The Taste Test
Although taste is a subjective sensation,knowledge about the differencesin taste among children andadults can provide insight into whypatients may be reluctant to take certainmedications. The average adulthas approximately 10,000 taste budsthat can be found on all surfaces ofthe tongue, inside the cheek, anddown the esophagus. These tastebuds in adults are typically regeneratedevery 10 days, and the total numberof taste buds begins to decline byage 50.7 On the other hand, childrenhave taste buds that regenerate at amuch faster rate. They also tend tohave a much more heightened senseof taste, particularly with bitter substances.7 Recent evidence has shownthat genetics may also play a role inthe perception of bitter tastes.8
To avoid bad tastes associated withsome medications on the market,patients and/or parents of pediatricpatients will attempt to remedy thesituation themselves through refrigeration(coldness numbs the taste buds)of certain medications (eg, amoxicillin/potassium clavulanate suspensions)or mixing medications withchocolate syrup, milk, fruit juices,such as orange and grapefruit juice,and/or carbonated beverages.9 Patientsmay not be aware, however,that certain medications are not compatiblewith common foods anddrinks. Administration of grapefruitjuice with statins, calcium channelblockers, certain antiarrhythmics (eg,amiodarone and quinidine), proteaseinhibitors, and immunosuppressants(eg, cyclosporine and tacrolimus) hasbeen associated with increased concentrationsof these drugs, potentiallyleading to toxic levels in the body.10Taking acid-labile medications (eg,penicillin or amoxicillin/potassiumclavulanate) with acid-containingproducts, such as orange juice orother fruit juices, may reduce theeffectiveness of these drugs.Milk andeven small amounts of chocolatesyrup containing calcium can reducethe absorption of certain antibioticssuch as tetracycline and quinolones(eg, ciprofloxacin, levofloxacin, moxifloxacin)and iron supplements.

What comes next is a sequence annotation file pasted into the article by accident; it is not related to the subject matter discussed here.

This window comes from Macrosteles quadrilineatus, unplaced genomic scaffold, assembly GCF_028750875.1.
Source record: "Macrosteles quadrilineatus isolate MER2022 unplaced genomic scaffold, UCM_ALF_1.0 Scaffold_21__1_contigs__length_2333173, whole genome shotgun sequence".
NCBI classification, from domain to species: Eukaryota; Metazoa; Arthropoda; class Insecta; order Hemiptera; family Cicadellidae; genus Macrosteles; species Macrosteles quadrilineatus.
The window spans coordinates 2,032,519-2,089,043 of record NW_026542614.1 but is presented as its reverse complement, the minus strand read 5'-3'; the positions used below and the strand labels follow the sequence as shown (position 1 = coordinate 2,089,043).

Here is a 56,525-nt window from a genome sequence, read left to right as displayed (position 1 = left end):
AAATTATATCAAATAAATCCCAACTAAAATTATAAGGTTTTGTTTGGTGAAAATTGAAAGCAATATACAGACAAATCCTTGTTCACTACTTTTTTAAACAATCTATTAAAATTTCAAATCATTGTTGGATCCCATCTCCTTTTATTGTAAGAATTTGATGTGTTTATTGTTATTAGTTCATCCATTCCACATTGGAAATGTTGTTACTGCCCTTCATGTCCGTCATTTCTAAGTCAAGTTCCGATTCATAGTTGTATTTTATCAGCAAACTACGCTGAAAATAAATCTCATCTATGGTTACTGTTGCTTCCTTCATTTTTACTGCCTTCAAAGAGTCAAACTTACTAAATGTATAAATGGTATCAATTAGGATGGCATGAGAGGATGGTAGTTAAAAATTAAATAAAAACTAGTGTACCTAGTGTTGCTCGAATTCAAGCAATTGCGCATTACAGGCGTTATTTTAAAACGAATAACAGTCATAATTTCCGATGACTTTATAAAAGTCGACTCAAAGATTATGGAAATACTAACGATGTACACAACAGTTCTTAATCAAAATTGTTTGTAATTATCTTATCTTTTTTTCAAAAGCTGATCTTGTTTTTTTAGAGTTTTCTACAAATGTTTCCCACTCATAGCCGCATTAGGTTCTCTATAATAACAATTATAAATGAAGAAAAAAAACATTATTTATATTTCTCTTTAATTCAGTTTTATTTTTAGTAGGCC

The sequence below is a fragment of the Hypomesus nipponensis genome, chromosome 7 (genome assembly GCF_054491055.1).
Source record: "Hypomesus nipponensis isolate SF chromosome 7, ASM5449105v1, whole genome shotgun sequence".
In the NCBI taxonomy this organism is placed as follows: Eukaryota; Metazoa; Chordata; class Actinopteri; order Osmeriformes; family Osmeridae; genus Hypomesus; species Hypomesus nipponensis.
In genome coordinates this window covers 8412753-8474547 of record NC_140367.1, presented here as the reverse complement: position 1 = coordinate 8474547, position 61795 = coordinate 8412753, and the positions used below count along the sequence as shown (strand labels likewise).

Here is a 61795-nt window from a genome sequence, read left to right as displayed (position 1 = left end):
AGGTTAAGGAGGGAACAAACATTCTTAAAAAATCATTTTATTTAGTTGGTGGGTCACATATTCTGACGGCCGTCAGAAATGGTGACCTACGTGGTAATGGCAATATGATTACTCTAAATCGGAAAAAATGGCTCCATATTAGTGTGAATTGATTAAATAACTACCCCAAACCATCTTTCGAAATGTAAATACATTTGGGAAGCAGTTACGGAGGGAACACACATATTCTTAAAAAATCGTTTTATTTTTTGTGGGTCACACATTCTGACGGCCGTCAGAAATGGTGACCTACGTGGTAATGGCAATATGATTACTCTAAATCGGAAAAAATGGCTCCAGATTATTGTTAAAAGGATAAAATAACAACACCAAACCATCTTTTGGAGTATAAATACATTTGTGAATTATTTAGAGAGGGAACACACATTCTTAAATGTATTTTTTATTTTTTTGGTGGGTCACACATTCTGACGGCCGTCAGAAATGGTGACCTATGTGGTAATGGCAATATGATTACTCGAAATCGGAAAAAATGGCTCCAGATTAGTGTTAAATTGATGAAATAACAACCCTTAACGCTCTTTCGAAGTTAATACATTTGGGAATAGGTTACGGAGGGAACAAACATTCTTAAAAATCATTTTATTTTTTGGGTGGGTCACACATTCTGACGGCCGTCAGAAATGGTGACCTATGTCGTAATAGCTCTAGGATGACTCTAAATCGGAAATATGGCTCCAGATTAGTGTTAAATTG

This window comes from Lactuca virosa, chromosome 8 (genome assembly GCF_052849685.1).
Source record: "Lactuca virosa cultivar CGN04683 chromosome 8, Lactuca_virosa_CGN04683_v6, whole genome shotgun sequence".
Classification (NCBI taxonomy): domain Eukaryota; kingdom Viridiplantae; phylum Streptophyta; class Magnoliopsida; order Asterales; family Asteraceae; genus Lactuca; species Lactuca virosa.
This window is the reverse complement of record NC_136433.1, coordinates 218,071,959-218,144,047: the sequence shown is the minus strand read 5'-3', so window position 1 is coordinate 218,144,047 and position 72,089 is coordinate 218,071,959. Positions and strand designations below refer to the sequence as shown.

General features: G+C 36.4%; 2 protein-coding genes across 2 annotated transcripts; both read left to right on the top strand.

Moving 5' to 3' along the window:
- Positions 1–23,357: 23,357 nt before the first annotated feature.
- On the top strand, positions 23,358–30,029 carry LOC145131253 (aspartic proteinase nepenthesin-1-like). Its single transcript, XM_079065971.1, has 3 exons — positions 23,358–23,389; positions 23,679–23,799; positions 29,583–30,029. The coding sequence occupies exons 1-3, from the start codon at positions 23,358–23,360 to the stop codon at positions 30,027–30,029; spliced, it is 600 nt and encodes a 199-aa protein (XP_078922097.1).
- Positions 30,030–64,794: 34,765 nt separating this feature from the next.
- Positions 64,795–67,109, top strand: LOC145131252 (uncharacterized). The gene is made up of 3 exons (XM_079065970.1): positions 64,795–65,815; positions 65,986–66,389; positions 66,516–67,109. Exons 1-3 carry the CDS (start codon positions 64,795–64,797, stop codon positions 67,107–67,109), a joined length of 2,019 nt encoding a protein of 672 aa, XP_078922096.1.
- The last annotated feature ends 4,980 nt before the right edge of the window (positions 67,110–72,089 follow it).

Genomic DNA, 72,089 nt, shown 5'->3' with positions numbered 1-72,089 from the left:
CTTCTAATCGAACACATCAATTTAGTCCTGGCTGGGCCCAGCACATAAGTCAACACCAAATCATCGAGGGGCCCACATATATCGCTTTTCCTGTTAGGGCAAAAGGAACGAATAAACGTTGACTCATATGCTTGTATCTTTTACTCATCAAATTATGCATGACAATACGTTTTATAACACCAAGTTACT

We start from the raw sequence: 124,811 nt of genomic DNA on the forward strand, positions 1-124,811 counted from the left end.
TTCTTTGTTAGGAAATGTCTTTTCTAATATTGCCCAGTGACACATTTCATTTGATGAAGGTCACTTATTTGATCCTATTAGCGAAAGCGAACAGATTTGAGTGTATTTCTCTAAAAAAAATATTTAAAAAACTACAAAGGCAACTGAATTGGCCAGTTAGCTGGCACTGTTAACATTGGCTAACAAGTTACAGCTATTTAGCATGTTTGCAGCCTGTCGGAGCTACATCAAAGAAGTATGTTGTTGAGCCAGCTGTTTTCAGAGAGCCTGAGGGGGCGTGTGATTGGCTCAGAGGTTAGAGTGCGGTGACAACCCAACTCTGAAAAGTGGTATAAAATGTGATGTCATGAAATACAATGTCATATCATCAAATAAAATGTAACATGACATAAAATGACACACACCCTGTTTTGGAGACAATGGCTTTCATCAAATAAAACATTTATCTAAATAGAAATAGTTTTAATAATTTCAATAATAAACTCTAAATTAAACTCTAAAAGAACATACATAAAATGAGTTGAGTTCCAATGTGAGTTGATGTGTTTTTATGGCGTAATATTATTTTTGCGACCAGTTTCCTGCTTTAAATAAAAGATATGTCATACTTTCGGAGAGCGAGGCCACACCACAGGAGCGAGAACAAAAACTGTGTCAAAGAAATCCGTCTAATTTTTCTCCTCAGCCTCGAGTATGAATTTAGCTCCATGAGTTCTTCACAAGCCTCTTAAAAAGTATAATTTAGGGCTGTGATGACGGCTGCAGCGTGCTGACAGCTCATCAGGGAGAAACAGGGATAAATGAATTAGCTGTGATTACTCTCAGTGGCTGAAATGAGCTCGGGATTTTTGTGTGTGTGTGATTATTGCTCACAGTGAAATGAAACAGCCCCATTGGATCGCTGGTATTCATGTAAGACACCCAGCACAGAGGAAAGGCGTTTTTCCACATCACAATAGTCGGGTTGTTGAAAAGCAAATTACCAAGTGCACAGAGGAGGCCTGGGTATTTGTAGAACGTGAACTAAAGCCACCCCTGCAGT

In an attempt to improve the tasteof certain medications with poorpalatability, pharmacists may add safeflavoring agents to ease patientadministration. Some pharmacistsmay not be aware, however, thatpediatric response to a medication'staste differs vastly from that of theadult. Because medications are typicallyadministered outside of a pharmacysetting, a pharmacist may notobserve or experience the strugglefaced by some parents and may overlookthe opportunity to assist withpatient adherence.